New technologies for microscopy and nanofabrication now permit much closer examination, and at URnano, Wiegandt and McIntyre are able to see, at strengths of hundreds of thousands of times magnification, what investigators in the 1980s saw only at 1,000 to 5,000 times enlargement. “What really counts, at some level, are these nanoparticles and what’s going on with them,” Bigelow says.
The group’s work may help pave the way for technological applications far beyond the preservation of the daguerreotype. “Self-assembling nanotechnology” is an area of fervid research, especially in the area of biomedical applications—and self-assembly of nanoparticles is what Bigelow, Wiegandt, and McIntyre are finding in the active surface of the daguerreotype. Even the holes, pores, and cavities that they’ve found formed beneath some of the particles hold clues to nanoscience’s potential. It’s a “network of holes through which moisture, or anything in the atmosphere, if it gets in there can actually undermine the image and allow it to decay from within,” Bigelow explains. Dire for the daguerreotype, similar hollow particles could be a boon to medicine as medical nanocapsules.
As up to 170-year-old examples of nanotechnology, daguerreotypes, already cultural treasures, may also be invaluable for what they can demonstrate about how nanoscale materials age. “We don’t know what’s going to happen to these nanoparticles we’re making now—but you know, we’ve got almost 200 years of damage on these daguerreotypes. We can recreate conditions and see what’s happening,” McIntyre says. “It’s got a million applications.”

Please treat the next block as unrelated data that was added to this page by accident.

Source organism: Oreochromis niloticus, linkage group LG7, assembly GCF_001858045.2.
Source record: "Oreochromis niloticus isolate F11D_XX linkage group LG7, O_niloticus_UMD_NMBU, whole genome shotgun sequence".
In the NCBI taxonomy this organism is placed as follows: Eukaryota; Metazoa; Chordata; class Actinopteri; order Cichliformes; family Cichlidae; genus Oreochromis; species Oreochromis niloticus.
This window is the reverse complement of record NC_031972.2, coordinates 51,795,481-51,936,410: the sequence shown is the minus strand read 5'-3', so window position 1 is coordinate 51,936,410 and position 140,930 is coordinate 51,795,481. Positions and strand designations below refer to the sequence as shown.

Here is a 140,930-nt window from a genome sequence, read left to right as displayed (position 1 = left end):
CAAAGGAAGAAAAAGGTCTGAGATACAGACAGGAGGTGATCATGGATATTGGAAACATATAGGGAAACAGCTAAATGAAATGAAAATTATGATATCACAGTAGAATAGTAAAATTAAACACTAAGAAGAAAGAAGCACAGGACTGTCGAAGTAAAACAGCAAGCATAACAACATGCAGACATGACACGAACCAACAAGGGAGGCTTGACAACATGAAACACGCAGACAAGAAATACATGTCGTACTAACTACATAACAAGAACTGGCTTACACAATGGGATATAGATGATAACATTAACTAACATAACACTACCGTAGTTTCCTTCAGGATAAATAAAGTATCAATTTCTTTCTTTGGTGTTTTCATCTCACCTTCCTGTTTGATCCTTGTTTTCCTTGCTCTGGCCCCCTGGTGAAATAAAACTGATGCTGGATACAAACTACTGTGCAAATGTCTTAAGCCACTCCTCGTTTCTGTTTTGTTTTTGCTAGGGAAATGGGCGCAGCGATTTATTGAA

But for now, the group cares, foremost and fiercely, about the fate of the daguerreotypes. In February, Bigelow and Wiegandt traveled to New Zealand to speak to conservators at a conference sponsored by the American Institute for Conservation of Historic and Artistic Works and the International Council of Museums. Their aim was one of urgent persuasion: “to alert the community of photograph conservators to the reactivity of the daguerreotype’s highly nanostructured surface composed of silver and gold and their unique nano properties; and to propose new preservation strategies that can halt the virtually undetectable nano-level deterioration before it advances to micro and macro stages,” they wrote.
At the Eastman House, under Wiegandt’s guidance, those preservation strategies include cases that seal the daguerreotypes in an argon atmosphere, which will hold them in a suspended state. The argon displaces the air from the daguerreotypes’ environment, taking moisture out of the system and stopping most of the chemical activity. “It’s literally the only action I think we can take,” he says.
The tools to restore the damaged daguerreotypes have yet to be invented, Wiegandt says, and he doesn’t want to act in haste. For now, he, Bigelow, and McIntyre are engaged purely in exploration and analysis. “Nobody really robustly understands what’s happening, either to create the image or what’s happening as the image degrades. Understanding the fundamental chemistry and physics of the daguerreotype process is seminal to understanding how to preserve them,” says McIntyre.
“We see infinitely more surface structure and what’s going on” than earlier analysts could, Wiegandt says. “It’s essential that we revisit assumptions that have been made by previous analyses to understand the material object better, and take care of it better.”
As befits a man who has devoted his career to one of the more extraordinary creations of the 19th century, his prudence is informed by a belief in the power of technology.
“I have enough faith in science that I don’t want to preempt what might be done in 50 years.”